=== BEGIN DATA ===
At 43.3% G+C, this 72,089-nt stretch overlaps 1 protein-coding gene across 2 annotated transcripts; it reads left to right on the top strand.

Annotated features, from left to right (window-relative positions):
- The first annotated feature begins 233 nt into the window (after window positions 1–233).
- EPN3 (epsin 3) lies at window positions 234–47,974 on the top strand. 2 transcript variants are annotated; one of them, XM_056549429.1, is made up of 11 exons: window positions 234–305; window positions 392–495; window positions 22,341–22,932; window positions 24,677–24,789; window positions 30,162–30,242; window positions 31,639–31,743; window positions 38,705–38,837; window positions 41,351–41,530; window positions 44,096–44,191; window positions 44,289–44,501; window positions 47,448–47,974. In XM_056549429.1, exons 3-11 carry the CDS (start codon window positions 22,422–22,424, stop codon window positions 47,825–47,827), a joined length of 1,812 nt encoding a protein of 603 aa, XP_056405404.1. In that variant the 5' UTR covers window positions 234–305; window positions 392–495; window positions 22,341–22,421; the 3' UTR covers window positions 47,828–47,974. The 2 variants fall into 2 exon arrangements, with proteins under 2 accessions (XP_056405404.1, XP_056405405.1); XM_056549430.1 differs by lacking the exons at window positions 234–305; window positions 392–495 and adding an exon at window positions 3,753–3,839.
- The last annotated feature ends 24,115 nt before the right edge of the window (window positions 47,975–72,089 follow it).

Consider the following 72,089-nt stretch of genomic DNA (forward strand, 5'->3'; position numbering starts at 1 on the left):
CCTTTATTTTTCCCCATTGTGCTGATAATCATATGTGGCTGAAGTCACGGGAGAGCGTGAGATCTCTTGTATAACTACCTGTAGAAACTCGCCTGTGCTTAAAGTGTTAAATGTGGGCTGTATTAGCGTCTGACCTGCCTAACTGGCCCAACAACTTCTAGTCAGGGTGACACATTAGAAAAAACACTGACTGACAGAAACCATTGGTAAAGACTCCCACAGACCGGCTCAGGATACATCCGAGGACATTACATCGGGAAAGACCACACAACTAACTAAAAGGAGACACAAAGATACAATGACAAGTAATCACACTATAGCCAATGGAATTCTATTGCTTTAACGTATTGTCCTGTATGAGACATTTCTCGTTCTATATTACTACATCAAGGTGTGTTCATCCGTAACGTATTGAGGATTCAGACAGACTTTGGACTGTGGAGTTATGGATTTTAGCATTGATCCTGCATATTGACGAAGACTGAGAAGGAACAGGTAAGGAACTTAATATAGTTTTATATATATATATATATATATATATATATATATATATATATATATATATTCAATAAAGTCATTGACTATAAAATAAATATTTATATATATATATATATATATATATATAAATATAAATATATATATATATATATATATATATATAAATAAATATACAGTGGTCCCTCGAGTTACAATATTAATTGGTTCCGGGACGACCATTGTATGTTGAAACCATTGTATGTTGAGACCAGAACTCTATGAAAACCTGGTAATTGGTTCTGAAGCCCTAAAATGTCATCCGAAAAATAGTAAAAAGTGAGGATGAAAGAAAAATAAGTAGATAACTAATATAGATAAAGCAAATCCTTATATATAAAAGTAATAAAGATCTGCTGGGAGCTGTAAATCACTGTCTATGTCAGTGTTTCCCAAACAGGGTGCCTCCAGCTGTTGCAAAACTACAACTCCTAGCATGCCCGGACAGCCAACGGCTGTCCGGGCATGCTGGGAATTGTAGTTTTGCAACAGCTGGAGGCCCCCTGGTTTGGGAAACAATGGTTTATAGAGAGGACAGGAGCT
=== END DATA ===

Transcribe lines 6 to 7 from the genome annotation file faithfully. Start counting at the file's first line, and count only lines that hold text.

Consider the following 72,089-nt stretch of genomic DNA (forward strand, 5'->3'; position numbering starts at 1 on the left):
CCTTTATTTTTCCCCATTGTGCTGATAATCATATGTGGCTGAAGTCACGGGAGAGCGTGAGATCTCTTGTATAACTACCTGTAGAAACTCGCCTGTGCTTAAAGTGTTAAATGTGGGCTGTATTAGCGTCTGACCTGCCTAACTGGCCCAACAACTTCTAGTCAGGGTGACACATTAGAAAAAACACTGACTGACAGAAACCATTGGTAAAGACTCCCACAGACCGGCTCAGGATACATCCGAGGACATTACATCGGGAAAGACCACACAACTAACTAAAAGGAGACACAAAGATACAATGACAAGTAATCACACTATAGCCAATGGAATTCTATTGCTTTAACGTATTGTCCTGTATGAGACATTTCTCGTTCTATATTACTACATCAAGGTGTGTTCATCCGTAACGTATTGAGGATTCAGACAGACTTTGGACTGTGGAGTTATGGATTTTAGCATTGATCCTGCATATTGACGAAGACTGAGAAGGAACAGGTAAGGAACTTAATATAGTTTTATATATATATATATATATATATATATATATATATATATATATATATATTCAATAAAGTCATTGACTATAAAATAAATATTTATATATATATATATATATATATATATAAATATAAATATATATATATATATATATATATATATAAATAAATATACAGTGGTCCCTCGAGTTACAATATTAATTGGTTCCGGGACGACCATTGTATGTTGAAACCATTGTATGTTGAGACCAGAACTCTATGAAAACCTGGTAATTGGTTCTGAAGCCCTAAAATGTCATCCGAAAAATAGTAAAAAGTGAGGATGAAAGAAAAATAAGTAGATAACTAATATAGATAAAGCAAATCCTTATATATAAAAGTAATAAAGATCTGCTGGGAGCTGTAAATCACTGTCTATGTCAGTGTTTCCCAAACAGGGTGCCTCCAGCTGTTGCAAAACTACAACTCCTAGCATGCCCGGACAGCCAACGGCTGTCCGGGCATGCTGGGAATTGTAGTTTTGCAACAGCTGGAGGCCCCCTGGTTTGGGAAACAATGGTTTATAGAGAGGACAGGAGCT